Study the Middle East at USC.
Meet the Middle East on its own terms. Communicate with its peoples in their own languages. From ancient manuscripts to home-stays abroad, we can take you there.
As a major or minor in Middle East Studies, combine courses in anthropology, economics, history, international relations, archaeology, religious studies, linguistics, political science.
Study Arabic, Hebrew, and Persian. Link Middle East Studies with any other degree major and stand out in the marketplace.
Unlock the Middle East for yourself.
Sherman Jackson, the King Faisal Chair in Islamic Thought and Culture and Professor of Religion and American Studies and Ethnicity teaches a GE course,…Video by Mira Zimet
Dornsife students describe how they use their SOAR (Student Opportunities for Academic Research) funds to assist faculty research or to support their…Video by Mira Zimet
Problems Without Passports shows undergraduate researchers that big issues transcend national borders.Video by Mira Zimet
USC College students provide testimonials on the decision-making process for choosing a major.
Undergraduate students work with Professor Lynn Dodd on photographing ancient Indian artifacts for preservation.Video by Mira Zimet
Archeology major Jenny Crawford ('10) talks about her experience traveling to Peru last summer to work on a few archeological digs.Video by Mira Zimet
Congratulations to USC Global Scholar - Nora Pearl Snyder, Spring 2014 graduate (Middle East Studies/International Relations)
Congratulations to USC Renaissance Scholar - Adeel Mohammadi, Spring 2014 graduate (Biological Sciences/Religion; Economics/Middle East Studies)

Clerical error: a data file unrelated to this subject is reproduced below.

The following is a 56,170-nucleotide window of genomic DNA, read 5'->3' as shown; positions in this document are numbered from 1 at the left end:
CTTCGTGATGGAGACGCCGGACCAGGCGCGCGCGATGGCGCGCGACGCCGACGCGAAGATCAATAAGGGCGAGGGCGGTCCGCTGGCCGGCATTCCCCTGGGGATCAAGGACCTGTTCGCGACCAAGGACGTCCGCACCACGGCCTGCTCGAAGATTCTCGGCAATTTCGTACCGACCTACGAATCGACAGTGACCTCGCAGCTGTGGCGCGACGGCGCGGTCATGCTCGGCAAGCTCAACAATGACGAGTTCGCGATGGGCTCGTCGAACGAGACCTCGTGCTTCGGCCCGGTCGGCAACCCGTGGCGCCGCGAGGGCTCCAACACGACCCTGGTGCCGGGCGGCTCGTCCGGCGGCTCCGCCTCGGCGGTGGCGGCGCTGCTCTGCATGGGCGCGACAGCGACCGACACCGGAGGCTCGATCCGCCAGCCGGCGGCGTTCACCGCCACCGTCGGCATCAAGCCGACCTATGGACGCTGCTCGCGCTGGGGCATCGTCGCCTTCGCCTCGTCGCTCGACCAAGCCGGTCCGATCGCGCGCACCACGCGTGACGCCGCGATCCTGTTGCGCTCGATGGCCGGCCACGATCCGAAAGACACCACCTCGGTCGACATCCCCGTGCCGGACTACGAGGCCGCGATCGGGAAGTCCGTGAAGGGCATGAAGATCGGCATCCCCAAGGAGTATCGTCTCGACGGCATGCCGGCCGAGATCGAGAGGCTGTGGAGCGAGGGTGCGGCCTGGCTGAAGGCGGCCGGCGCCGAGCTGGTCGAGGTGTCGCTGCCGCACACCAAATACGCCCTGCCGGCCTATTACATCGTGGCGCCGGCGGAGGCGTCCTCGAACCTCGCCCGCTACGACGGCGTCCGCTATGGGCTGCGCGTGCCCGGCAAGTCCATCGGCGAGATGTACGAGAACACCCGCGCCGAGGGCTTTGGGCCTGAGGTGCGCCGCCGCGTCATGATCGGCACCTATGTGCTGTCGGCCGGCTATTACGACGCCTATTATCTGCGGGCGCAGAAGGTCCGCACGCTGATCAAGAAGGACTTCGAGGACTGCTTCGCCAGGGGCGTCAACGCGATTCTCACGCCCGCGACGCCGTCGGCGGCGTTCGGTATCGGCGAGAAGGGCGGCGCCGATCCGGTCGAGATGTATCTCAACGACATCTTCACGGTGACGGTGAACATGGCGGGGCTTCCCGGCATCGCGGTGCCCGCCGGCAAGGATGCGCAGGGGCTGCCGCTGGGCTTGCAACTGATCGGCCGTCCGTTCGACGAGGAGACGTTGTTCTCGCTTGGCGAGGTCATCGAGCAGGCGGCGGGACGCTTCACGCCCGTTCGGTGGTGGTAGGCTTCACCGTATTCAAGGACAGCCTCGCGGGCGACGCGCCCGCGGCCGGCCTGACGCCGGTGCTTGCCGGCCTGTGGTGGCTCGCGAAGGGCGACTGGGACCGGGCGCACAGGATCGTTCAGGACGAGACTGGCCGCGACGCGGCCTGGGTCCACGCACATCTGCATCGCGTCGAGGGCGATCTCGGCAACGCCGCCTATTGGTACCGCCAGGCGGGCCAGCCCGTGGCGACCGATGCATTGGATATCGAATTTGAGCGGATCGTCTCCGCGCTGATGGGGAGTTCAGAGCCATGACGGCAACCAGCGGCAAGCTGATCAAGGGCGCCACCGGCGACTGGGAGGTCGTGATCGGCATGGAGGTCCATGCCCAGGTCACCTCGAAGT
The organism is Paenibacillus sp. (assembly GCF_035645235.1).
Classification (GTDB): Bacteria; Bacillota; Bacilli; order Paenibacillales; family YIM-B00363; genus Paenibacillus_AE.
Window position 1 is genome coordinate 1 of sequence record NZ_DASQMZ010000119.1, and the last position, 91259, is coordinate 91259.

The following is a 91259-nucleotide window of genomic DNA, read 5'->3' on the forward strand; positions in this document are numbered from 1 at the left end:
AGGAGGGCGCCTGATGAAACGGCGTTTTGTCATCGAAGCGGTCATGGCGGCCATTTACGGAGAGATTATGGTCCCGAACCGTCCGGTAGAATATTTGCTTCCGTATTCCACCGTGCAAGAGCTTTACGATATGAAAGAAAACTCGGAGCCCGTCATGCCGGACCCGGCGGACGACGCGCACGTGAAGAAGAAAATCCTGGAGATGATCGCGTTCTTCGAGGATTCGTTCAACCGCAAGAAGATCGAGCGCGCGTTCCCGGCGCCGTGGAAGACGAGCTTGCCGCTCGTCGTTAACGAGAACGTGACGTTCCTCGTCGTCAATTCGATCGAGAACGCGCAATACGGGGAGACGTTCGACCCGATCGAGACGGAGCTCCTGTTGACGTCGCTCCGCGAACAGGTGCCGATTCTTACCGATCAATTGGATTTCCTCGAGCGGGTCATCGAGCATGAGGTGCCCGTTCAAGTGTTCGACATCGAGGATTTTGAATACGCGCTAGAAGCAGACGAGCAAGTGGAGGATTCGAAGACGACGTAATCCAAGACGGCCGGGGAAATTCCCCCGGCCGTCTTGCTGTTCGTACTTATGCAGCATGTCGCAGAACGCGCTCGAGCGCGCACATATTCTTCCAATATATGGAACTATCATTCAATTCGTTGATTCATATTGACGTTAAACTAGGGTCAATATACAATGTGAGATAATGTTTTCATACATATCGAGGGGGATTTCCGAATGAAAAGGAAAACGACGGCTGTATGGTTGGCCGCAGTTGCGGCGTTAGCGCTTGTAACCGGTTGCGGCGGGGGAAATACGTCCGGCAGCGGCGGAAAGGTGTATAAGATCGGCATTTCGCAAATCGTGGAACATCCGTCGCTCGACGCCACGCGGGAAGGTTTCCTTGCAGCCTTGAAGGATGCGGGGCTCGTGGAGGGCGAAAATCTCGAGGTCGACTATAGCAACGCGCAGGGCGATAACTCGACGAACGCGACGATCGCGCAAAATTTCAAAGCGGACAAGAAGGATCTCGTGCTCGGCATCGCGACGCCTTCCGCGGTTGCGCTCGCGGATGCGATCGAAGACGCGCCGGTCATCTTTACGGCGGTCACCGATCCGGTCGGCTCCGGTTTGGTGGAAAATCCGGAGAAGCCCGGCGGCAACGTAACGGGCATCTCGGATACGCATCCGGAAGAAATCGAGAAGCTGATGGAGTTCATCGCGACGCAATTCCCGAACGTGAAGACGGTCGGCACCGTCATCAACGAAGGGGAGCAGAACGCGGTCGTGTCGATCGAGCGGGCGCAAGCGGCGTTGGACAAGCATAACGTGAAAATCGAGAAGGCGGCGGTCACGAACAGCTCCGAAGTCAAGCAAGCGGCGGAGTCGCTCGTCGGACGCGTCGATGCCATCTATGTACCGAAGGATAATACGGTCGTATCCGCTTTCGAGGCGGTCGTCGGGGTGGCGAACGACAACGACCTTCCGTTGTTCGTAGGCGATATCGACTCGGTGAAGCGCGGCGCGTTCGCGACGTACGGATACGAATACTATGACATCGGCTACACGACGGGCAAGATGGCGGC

Emma Katz won First Prize with the 2 photos below:
While I studied abroad in Amman, Jordan, I took this picture of a staircase I discovered while exploring one of my favorite neighborhoods. The staircase led up a a steep hill (Amman was originally built on seven hills) and cut between two halves of a famous art gallery. I'm not sure who or why it was painted, but it was a beautiful, vibrant discovery- the kind Amman is full of.
One of the most memorable trips I took while in Jordan was a journey north of Amman, to the Roman ruins at Umm Qais. The ruins themselves were impressive, but the view from Umm Qais, which is on top of a hill, was even more so. At the top of the site, I stood in Jordan while looking out on Israel, the Golan Heights, and Syria all at once. The countries I had heard about on the news and learned about in my courses were suddenly tangible, which was an extraordinary experience.
Nesma Tawil won Second Prize for her photo below:
I took this picture while attending the large protest in Gezi Park, Istanbul, Turkey in the summer of 2013.
Read the experiences of Middle East Studies student Kevin Steen in his blog about his travels abroad based in Amman Spring 2012.
Middle East expertise can help you further your goals in business, government, medicine, engineering, law, and public policy. Become an informed world citizen.